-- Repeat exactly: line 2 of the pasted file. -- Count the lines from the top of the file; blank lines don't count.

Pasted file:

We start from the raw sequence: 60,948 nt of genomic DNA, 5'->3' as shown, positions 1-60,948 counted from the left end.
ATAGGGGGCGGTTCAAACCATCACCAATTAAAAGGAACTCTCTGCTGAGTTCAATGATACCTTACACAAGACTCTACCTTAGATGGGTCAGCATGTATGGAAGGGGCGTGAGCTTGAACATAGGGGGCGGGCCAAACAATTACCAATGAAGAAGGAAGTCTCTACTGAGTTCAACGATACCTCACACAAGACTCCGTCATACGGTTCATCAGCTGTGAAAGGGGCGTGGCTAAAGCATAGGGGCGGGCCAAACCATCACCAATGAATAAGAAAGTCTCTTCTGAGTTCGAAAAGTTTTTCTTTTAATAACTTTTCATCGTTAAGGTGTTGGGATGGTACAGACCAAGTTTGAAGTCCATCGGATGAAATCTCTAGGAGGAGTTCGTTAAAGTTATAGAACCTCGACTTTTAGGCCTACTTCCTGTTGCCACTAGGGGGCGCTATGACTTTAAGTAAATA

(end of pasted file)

ATAGGGGGCGGTTCAAACCATCACCAATTAAAAGGAACTCTCTGCTGAGTTCAATGATACCTTACACAAGACTCTACCTTAGATGGGTCAGCATGTATGGAAGGGGCGTGAGCTTGAACATAGGGGGCGGGCCAAACAATTACCAATGAAGAAGGAAGTCTCTACTGAGTTCAACGATACCTCACACAAGACTCCGTCATACGGTTCATCAGCTGTGAAAGGGGCGTGGCTAAAGCATAGGGGCGGGCCAAACCATCACCAATGAATAAGAAAGTCTCTTCTGAGTTCGAAAAGTTTTTCTTTTAATAACTTTTCATCGTTAAGGTGTTGGGATGGTACAGACCAAGTTTGAAGTCCATCGGATGAAATCTCTAGGAGGAGTTCGTTAAAGTTATAGAACCTCGACTTTTAGGCCTACTTCCTGTTGCCACTAGGGGGCGCTATGACTTTAAGTAAATA